Is this supposed to clever? Or witty? It is neither. So America becomes Hesperica, New York, appallingly, becomes New Work and the earthly city itself is clearly an alternative world version of London. Gee also makes some cowardly decisions to de-fang her satire; the names of political parties are conspicuous by their absence and the newspapers all have joke names like the Daily Bread. But this is an alternative world where everything else stays the same; as well as Hopper and Puccini, Gee proves her street cred (ho ho) by mentioning Jamiroquai and Coldplay. The major religions are all the same and in one typically clumsy scene May is corrected for referring to a Pakistani man as an Indian. Presumably Gee was so caught up by her Theme that she forgot she was meant to pointlessly shuffle the letters of each country. On the other hand, All of which poses the question, why isn’t The Flood set in our world?

At this point, I feel the need to talk about The Year Of The Flood, although it feels faintly disrespectful to compare a writer like Gee to one like Margaret Atwood. Both novels want to have their cake and eat it in similar ways; the straddle realism and farce and use the fantastic as a cloak for refusing to commit to either. I am a huge admirer of Atwood but I found her most recent novel absolutely infuriating for its combination of stellar prose and silly satire. A compendium of my complaints follows:

Atwood’s worldbuilding in all its awesome weakness… geographical incongruity and bloody silly set-dressing… Atwood has upended all her ideas onto the page and left them bunched together there… alas, although Atwood has now started in on the puns, she is unfortunately only warming up and has many more to come… sometimes it is hard to tell which are worse, the puns (implants for bimbos equal “Bimplants”) or just the ugly assaults on proper spelling (a spa called “AnooYou”)… a blush of childlike naivete.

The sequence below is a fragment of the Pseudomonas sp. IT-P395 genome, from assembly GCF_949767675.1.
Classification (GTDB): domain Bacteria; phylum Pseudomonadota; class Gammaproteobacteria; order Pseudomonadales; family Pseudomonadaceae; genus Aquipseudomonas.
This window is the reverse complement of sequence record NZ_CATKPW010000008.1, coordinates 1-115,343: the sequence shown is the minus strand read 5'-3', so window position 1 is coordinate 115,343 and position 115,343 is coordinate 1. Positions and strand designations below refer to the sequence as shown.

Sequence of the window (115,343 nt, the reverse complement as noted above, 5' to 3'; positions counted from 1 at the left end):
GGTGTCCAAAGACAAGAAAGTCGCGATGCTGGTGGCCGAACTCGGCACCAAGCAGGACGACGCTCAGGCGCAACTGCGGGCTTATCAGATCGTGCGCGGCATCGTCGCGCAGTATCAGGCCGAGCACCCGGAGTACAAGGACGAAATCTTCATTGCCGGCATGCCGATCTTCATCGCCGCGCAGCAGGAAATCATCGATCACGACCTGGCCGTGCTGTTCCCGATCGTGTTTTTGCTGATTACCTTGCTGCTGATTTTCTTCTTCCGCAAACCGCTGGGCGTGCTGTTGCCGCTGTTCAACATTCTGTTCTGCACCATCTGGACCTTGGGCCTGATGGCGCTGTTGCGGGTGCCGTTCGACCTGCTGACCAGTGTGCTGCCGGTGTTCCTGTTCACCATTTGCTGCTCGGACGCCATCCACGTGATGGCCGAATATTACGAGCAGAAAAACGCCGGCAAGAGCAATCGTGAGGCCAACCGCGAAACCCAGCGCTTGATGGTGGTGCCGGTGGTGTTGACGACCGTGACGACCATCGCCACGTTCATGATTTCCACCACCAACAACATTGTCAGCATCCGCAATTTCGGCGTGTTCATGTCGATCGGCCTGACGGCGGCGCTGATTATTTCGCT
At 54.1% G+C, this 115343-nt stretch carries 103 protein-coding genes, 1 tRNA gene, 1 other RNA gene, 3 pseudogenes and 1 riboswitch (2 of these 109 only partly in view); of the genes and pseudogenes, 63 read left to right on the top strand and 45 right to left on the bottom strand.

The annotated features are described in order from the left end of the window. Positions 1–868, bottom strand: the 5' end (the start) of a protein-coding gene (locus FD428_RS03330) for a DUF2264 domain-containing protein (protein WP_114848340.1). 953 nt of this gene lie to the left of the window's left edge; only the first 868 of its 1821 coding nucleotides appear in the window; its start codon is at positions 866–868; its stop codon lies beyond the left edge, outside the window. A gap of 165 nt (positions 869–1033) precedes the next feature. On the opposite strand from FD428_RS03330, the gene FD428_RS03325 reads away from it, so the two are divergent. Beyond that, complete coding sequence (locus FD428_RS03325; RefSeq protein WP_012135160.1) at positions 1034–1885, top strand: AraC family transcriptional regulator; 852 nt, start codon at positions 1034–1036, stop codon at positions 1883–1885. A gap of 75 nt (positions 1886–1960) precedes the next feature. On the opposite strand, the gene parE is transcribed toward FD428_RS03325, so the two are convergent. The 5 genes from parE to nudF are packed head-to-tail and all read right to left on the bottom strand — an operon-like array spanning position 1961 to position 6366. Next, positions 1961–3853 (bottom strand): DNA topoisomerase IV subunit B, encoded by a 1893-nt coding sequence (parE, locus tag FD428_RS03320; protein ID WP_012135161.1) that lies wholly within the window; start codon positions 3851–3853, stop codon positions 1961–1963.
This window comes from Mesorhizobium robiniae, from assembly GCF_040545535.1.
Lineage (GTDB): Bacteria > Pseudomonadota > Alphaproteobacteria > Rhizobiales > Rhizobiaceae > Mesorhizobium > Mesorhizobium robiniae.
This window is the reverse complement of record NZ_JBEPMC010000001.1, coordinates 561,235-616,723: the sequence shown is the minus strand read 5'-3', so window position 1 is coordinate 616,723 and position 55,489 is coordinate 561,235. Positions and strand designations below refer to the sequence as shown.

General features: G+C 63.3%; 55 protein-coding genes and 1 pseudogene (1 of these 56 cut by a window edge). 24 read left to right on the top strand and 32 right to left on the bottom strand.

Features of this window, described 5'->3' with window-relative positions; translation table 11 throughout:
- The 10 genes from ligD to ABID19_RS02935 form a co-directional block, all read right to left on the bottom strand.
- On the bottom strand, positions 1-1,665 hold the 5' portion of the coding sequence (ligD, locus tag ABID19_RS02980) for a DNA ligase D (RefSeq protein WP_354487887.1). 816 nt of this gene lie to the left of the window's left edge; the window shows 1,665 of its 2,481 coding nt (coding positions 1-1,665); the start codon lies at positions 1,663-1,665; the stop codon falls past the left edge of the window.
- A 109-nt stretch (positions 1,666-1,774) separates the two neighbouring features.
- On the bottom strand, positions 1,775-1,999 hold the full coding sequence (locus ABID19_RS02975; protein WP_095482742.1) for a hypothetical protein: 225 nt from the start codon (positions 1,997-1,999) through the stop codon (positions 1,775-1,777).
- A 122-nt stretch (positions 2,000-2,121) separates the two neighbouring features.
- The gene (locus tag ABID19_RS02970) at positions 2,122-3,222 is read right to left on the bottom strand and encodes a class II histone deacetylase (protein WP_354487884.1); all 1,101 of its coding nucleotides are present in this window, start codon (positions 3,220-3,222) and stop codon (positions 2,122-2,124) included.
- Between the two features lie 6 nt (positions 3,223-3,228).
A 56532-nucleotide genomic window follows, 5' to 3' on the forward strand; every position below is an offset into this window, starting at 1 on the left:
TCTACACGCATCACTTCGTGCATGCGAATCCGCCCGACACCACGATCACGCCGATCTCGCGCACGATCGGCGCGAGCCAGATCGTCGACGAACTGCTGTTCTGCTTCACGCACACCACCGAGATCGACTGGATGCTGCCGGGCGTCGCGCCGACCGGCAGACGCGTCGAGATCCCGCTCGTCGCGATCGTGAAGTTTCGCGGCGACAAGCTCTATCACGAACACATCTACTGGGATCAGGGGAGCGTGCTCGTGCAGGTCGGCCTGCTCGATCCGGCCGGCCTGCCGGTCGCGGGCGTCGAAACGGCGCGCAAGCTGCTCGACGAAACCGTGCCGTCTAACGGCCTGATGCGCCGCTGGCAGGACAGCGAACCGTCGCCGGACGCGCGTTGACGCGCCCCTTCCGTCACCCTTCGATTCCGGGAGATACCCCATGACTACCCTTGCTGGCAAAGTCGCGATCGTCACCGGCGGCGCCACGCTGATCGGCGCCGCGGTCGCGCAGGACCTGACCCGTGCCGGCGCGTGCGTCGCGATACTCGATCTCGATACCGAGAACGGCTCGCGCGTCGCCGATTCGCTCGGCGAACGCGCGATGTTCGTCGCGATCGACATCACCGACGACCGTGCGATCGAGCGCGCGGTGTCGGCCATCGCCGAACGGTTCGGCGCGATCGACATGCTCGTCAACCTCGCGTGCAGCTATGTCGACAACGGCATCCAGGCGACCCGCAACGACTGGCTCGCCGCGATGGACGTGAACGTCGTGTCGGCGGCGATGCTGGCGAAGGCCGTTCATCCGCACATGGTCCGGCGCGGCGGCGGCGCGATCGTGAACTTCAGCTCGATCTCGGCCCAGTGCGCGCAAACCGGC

Unlike The Handmaid’s Tale, which takes aim at our world whilst remaining true to its own world, The Year Of The Flood buys into the idea that science fiction is essentially a satirical rather than speculative genre. It is a mistaken belief but one that is relatively common amongst non-genre SF writers (the dabblers, as Iain M Banks would put it). Incoherence is not an issue because the writer is deliberately presenting an exaggerated version of our world. Unfortunately this often means that the complexity of reality is traded in for cartoonish approximations.

All of my complaints about The Year Of The Flood could equally apply to The Flood but Maggie Gee does at least have the excuse that she isn’t actually writing science fiction. She certainly has in the past – The Ice People (1999) is set in a dystopian future where the world is in the grip of another ice age – and a skim of the synopsis of this novel convinced me she had again. This assumption was wrong; rather it is a fable, a form that allows even greater scope for incoherence and is a refuge for lazy writers. Shouldn’t I just be able to accept The Flood as a fairytale where coherence is immaterial? I’m afraid I can’t; I find it too close to our world to allow it to function in this way. Personally, I find its incoherence an affront, a fundamental lack of respect for the reader.

The other issue is that Margaret Atwood has the get-out-of-jail-free card of being Margaret Atwood whereas Gee is not so blessed. So much of The Flood is just outright bad, that there is precious little left to enjoy, even if you are inclined to accept that Gee’s world is not meant to make sense.

She saves one last unpleasantly nonsensical surprise for the end. As signalled from the beginning the flood does indeed come, taking the form of a vast tsunami caused by an asteroid hitting Earth. The city is destroyed… and everyone turns up in Kew Gardens. Because Kew Gardens is heaven? Or the book was all a dream? Or Gee likes hanging out at Kew? The narrator of the introductory section – Gee herself? – never returns and we are left to draw our own conclusions. It is a magnificently complacent ending to a magnificently complacent book.

Written by Martin

23 May 2011 at 13:42

Posted in books, sf